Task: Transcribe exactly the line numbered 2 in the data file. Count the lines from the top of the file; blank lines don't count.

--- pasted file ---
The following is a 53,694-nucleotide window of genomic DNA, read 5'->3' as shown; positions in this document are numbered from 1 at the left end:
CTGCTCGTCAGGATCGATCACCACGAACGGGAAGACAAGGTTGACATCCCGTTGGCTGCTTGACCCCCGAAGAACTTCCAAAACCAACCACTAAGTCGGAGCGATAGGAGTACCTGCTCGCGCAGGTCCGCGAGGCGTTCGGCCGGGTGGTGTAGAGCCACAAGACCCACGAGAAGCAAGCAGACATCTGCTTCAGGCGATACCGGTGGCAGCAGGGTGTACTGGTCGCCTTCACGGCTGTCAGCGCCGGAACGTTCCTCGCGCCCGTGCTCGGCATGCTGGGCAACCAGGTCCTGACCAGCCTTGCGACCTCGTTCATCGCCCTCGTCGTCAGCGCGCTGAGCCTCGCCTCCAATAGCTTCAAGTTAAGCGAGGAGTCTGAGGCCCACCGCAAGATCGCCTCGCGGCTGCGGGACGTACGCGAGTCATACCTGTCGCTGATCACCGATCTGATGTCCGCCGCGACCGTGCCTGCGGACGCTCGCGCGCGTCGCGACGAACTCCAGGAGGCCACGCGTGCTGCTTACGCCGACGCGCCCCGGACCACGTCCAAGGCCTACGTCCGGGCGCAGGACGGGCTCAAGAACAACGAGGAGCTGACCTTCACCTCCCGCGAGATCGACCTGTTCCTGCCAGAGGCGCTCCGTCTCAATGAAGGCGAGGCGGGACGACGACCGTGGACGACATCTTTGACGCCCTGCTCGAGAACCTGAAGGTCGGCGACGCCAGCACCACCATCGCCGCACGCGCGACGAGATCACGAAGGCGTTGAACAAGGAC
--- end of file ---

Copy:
CTGCTCGTCAGGATCGATCACCACGAACGGGAAGACAAGGTTGACATCCCGTTGGCTGCTTGACCCCCGAAGAACTTCCAAAACCAACCACTAAGTCGGAGCGATAGGAGTACCTGCTCGCGCAGGTCCGCGAGGCGTTCGGCCGGGTGGTGTAGAGCCACAAGACCCACGAGAAGCAAGCAGACATCTGCTTCAGGCGATACCGGTGGCAGCAGGGTGTACTGGTCGCCTTCACGGCTGTCAGCGCCGGAACGTTCCTCGCGCCCGTGCTCGGCATGCTGGGCAACCAGGTCCTGACCAGCCTTGCGACCTCGTTCATCGCCCTCGTCGTCAGCGCGCTGAGCCTCGCCTCCAATAGCTTCAAGTTAAGCGAGGAGTCTGAGGCCCACCGCAAGATCGCCTCGCGGCTGCGGGACGTACGCGAGTCATACCTGTCGCTGATCACCGATCTGATGTCCGCCGCGACCGTGCCTGCGGACGCTCGCGCGCGTCGCGACGAACTCCAGGAGGCCACGCGTGCTGCTTACGCCGACGCGCCCCGGACCACGTCCAAGGCCTACGTCCGGGCGCAGGACGGGCTCAAGAACAACGAGGAGCTGACCTTCACCTCCCGCGAGATCGACCTGTTCCTGCCAGAGGCGCTCCGTCTCAATGAAGGCGAGGCGGGACGACGACCGTGGACGACATCTTTGACGCCCTGCTCGAGAACCTGAAGGTCGGCGACGCCAGCACCACCATCGCCGCACGCGCGACGAGATCACGAAGGCGTTGAACAAGGAC